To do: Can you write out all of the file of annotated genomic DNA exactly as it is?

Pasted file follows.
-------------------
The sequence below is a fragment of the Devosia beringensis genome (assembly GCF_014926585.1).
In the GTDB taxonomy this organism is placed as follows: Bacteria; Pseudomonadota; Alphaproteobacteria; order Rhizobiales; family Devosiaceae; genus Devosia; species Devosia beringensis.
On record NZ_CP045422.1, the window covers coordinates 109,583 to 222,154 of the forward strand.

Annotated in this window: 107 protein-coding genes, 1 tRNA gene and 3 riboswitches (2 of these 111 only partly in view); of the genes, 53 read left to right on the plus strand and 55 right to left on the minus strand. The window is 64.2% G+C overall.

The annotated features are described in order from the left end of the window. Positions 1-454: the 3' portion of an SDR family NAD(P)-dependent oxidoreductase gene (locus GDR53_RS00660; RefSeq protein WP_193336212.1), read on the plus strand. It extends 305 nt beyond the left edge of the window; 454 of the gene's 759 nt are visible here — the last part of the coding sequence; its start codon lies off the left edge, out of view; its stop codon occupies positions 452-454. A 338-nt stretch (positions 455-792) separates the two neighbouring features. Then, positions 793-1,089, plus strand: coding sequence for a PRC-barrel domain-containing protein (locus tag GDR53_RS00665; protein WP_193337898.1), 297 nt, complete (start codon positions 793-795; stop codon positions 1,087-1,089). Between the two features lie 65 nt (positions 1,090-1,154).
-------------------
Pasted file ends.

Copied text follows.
The sequence below is a fragment of the Devosia beringensis genome (assembly GCF_014926585.1).
In the GTDB taxonomy this organism is placed as follows: Bacteria; Pseudomonadota; Alphaproteobacteria; order Rhizobiales; family Devosiaceae; genus Devosia; species Devosia beringensis.
On record NZ_CP045422.1, the window covers coordinates 109,583 to 222,154 of the forward strand.

Annotated in this window: 107 protein-coding genes, 1 tRNA gene and 3 riboswitches (2 of these 111 only partly in view); of the genes, 53 read left to right on the plus strand and 55 right to left on the minus strand. The window is 64.2% G+C overall.

The annotated features are described in order from the left end of the window. Positions 1-454: the 3' portion of an SDR family NAD(P)-dependent oxidoreductase gene (locus GDR53_RS00660; RefSeq protein WP_193336212.1), read on the plus strand. It extends 305 nt beyond the left edge of the window; 454 of the gene's 759 nt are visible here — the last part of the coding sequence; its start codon lies off the left edge, out of view; its stop codon occupies positions 452-454. A 338-nt stretch (positions 455-792) separates the two neighbouring features. Then, positions 793-1,089, plus strand: coding sequence for a PRC-barrel domain-containing protein (locus tag GDR53_RS00665; protein WP_193337898.1), 297 nt, complete (start codon positions 793-795; stop codon positions 1,087-1,089). Between the two features lie 65 nt (positions 1,090-1,154).